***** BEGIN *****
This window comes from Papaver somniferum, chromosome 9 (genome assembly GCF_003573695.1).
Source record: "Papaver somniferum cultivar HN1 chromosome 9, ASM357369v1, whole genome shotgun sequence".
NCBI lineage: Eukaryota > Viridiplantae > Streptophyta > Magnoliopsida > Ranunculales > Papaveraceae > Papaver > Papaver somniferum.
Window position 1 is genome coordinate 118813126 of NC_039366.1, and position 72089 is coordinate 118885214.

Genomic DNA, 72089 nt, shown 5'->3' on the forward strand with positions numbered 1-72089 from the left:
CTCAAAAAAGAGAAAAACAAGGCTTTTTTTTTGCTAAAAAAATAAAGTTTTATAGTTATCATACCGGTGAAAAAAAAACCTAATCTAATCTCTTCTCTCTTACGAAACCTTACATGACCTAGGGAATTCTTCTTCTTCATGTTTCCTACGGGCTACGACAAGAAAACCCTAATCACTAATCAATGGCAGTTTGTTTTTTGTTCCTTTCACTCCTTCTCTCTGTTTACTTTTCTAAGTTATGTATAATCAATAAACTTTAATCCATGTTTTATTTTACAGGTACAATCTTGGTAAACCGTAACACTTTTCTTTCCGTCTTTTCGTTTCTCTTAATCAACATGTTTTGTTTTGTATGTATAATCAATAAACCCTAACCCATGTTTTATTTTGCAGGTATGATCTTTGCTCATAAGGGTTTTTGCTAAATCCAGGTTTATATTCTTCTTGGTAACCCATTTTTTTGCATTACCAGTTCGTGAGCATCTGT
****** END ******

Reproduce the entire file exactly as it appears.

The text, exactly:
This window comes from Papaver somniferum, chromosome 9 (genome assembly GCF_003573695.1).
Source record: "Papaver somniferum cultivar HN1 chromosome 9, ASM357369v1, whole genome shotgun sequence".
NCBI lineage: Eukaryota > Viridiplantae > Streptophyta > Magnoliopsida > Ranunculales > Papaveraceae > Papaver > Papaver somniferum.
Window position 1 is genome coordinate 118813126 of NC_039366.1, and position 72089 is coordinate 118885214.

Genomic DNA, 72089 nt, shown 5'->3' on the forward strand with positions numbered 1-72089 from the left:
CTCAAAAAAGAGAAAAACAAGGCTTTTTTTTTGCTAAAAAAATAAAGTTTTATAGTTATCATACCGGTGAAAAAAAAACCTAATCTAATCTCTTCTCTCTTACGAAACCTTACATGACCTAGGGAATTCTTCTTCTTCATGTTTCCTACGGGCTACGACAAGAAAACCCTAATCACTAATCAATGGCAGTTTGTTTTTTGTTCCTTTCACTCCTTCTCTCTGTTTACTTTTCTAAGTTATGTATAATCAATAAACTTTAATCCATGTTTTATTTTACAGGTACAATCTTGGTAAACCGTAACACTTTTCTTTCCGTCTTTTCGTTTCTCTTAATCAACATGTTTTGTTTTGTATGTATAATCAATAAACCCTAACCCATGTTTTATTTTGCAGGTATGATCTTTGCTCATAAGGGTTTTTGCTAAATCCAGGTTTATATTCTTCTTGGTAACCCATTTTTTTGCATTACCAGTTCGTGAGCATCTGT